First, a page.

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HISTORY OF THE LYRIC STAGE COMPANY OF BOSTON, INC.
PROLOGUE

During the 1970s, rising ticket prices in Boston theatres had ended playgoing for a great many people. High ticket prices place regular theatre attendance out of the reach of the average person. As a consequence, scores of adults and school children missed the opportunity to experience live theatre. The type of plays produced underwent change at the same time, Dramatic works by some of our greatest American and European writers were no longer produced. Many of Boston's theatre professionals left the city because there was no work to be found.

The Lyric Stage, Boston's oldest professional resident theatre, was founded in 1974 to create an intimate performing space for Boston professionals and to present a treasury of neglected and European plays to a diverse audience at the most affordable ticket price. For the past 20 seasons the Lyric has managed to achieve that mission first at the Community Church of Boston at 565 Boylston Street from 1974-76, at its Charles Street home from 1976 to 1991, and currently in its new home in Copley Square.

In addition to introducing a number of great plays to Boston audiences, the Lyric has presented a number of regional national and even international premieres during this time. Since its inception, the Lyric Stage has had uninterrupted growth without ever incurring a deficit. The Lyric has provided many jobs for our excellent Boston based creative people and performed plays which otherwise would have continued to be ignored. At the same time the Lyric Stage has introduced or restored the experience of live theatre to thousands of people.

A PLACE FOR BOSTON'S THEATRE COMMUNITY

In a city where theatre companies still look to New York for creative people the Lyric Stage has restored dignity and expanded opportunity by providing over 2,000 jobs for local professional actors, directors, designers, stage managers, technical firedogs, carpenters, scene painters, and photographers. Since 1974, only 9 jobs have gone to theatre professionals who reside outside of Massachusetts. Producers and casting directors from other Boston media attend each show as a result of gift subscriptions and continuous show updates provided them, which has helped increase income for local actors in films, commercials, industrials and print work. The availability of industrial and commercial acting jobs has decreased the need for actors to seek temporary jobs to supplement their income and made Boston a viable place for professional actors to remain.

Some of the other premieres at the Lyric Stage have included Tad Davis' Twain's Folly; Tina Howe's Painting Churches and Stephen MacDonald's beautiful play about the friendship between World War I poets Wilfred Owen and Slegfried Sassoon, Not About Heroes. This production included some revised text sent by Mr. MacDonald as well as a music score loaned to the Lyric by the Stratford Shakespeare Festival in Stratford, Ontario, Canada. In 1990, Barbara Le Bow's A Shayna Maidel received its Boston premiere at the Lyric Stage. During its first 17 years, the Lyric Stage has had at least one production each season on a major critic's ten-best list. In 1977 and again in 1980, the Lyric received Medals for Excellence from tile Association for the Performing Art as The Lyric was voted a Best of Boston Award from Boston Magazine in 1986 and 1988. In 1987 and 1988, the Lyric Stage was voted a winner in The Boston Globe Annual Readers' Poll,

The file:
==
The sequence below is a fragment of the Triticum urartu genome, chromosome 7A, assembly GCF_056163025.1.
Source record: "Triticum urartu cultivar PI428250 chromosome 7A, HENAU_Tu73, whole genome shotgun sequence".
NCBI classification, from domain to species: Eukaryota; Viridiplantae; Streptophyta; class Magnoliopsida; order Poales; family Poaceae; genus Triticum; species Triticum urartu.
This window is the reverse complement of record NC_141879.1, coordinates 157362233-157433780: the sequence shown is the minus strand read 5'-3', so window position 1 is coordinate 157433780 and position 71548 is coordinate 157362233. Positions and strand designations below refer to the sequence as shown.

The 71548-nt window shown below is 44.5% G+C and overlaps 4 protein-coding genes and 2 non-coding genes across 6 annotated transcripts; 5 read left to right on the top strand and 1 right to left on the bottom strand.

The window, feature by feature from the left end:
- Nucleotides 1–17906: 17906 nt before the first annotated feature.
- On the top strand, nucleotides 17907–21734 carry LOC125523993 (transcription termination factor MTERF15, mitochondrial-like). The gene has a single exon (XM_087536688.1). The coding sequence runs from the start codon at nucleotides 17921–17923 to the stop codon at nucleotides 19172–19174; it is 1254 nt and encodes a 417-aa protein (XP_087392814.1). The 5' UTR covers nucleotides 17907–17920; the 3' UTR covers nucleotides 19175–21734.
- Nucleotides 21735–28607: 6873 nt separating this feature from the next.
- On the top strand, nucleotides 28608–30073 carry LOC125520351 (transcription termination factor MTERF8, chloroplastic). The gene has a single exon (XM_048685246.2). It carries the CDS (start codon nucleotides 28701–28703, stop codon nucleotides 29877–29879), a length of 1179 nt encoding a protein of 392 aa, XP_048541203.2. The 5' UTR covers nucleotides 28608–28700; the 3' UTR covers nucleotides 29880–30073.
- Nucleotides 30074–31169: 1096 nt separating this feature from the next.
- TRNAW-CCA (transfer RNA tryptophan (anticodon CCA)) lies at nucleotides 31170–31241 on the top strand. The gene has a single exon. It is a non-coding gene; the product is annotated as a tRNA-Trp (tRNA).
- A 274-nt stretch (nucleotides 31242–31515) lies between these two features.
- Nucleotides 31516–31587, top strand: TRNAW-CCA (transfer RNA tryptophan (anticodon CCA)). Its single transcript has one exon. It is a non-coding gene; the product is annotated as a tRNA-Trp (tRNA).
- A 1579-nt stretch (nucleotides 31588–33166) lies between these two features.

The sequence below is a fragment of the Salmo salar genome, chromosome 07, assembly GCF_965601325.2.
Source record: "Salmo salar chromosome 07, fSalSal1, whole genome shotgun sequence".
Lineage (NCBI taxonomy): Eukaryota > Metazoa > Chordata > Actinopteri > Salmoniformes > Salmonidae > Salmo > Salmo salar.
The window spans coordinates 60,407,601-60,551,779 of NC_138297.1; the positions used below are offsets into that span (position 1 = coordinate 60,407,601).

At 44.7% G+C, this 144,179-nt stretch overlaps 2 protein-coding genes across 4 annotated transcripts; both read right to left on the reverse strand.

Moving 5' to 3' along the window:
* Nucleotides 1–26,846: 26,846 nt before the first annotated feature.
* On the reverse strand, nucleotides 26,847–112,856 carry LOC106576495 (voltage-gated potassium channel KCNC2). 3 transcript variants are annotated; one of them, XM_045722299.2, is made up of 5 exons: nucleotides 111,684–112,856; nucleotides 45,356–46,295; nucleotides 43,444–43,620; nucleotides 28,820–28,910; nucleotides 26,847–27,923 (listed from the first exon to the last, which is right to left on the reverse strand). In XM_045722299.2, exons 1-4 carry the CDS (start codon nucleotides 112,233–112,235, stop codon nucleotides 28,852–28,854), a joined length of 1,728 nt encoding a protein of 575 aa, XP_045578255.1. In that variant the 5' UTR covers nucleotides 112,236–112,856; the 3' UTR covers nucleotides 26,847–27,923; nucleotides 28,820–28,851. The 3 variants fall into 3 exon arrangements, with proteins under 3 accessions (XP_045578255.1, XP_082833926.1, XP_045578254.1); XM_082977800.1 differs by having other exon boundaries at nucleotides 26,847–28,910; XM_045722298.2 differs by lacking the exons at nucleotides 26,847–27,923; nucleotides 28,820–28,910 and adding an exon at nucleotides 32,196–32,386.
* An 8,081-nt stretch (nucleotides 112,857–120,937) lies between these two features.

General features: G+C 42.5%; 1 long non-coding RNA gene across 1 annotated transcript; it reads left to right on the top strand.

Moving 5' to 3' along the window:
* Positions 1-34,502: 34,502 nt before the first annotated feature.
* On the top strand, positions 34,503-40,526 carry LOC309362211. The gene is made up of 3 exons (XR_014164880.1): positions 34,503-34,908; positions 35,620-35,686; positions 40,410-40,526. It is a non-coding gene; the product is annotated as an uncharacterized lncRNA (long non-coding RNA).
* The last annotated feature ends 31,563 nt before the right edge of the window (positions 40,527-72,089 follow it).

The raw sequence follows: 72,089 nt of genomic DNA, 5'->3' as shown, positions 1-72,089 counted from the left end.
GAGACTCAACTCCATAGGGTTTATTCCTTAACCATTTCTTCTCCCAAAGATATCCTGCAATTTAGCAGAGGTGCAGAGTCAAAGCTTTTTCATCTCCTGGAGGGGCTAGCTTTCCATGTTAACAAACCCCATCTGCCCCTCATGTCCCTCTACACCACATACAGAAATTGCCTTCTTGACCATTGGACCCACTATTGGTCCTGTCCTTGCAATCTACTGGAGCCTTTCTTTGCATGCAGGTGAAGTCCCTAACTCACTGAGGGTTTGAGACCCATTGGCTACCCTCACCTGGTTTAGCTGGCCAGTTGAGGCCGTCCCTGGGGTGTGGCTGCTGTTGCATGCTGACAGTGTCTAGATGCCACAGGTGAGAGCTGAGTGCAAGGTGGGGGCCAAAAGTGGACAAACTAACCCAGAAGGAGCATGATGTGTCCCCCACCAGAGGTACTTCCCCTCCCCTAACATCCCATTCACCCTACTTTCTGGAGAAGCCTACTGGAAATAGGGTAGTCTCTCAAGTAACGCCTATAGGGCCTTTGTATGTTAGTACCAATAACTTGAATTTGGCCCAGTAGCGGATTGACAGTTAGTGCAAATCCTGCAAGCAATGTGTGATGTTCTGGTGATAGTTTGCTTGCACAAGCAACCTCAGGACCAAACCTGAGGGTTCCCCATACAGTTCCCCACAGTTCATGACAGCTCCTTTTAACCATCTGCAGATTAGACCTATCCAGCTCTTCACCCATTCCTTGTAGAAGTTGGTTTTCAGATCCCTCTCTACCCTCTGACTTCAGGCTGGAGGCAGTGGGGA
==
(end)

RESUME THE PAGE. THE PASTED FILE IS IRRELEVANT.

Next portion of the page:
A JEWEL OF A THEATRE

In 1987 the Lyric Stage began a Capital Campaign to build a new theatre. The concerns were two-fold: rallying a little more than one million dollars and retaining the most important strengths from the Charles Street home, intimacy of playing space, absorbability of tickets, and fiscal stability, In spite of a severe recession and some tumultous events in the Campaign road, the Lyric, with the help of the Board of Directors, the generosity of the Corporate and Foundation Community, as well as so many individuals who gave gifts - both large and small - created its current home in the YWCA building. Not only was the necessary money raised, but unlike so many arts organizations, the Lyric opened the new home in November of 1991, with very little debt. More importantly, with the expert guidance of the architectural firm of Stahl Associates and the theatre consultant Richard Jete, the new Lyric is one of the lovely theatres anywhere in the country. The Boston Globe described the new Lyric as "intimate, comfortable and attractive." The South End News called the new space a new beautiful jewel of a theatre. The Boston Journal, The Patriot Ledger wrote "both commodious and intimate, a sense of warmth and richness enhanced by dark green walls and the maroon upholstery and wood frames of the seats," The Jewish Times wrote' "the most beautiful small space in the area," The Boston Phoenix described the theatre as "a handsome three-quarter arena as intimate as the old." And in 1992 the Lyric received a prestigious Eliot Norton Award for creating a brand new theatre for Boston audiences, But the most cherished praise the new Lyric received came from the celebrated actor Nehemiah Persoff who called the theatre the most extraordinary and intimate space he had ever played in. With so many people's help and contributions we succeeded in building a new home which continues the unique intimate connection between performer and audience found nowhere else in New England.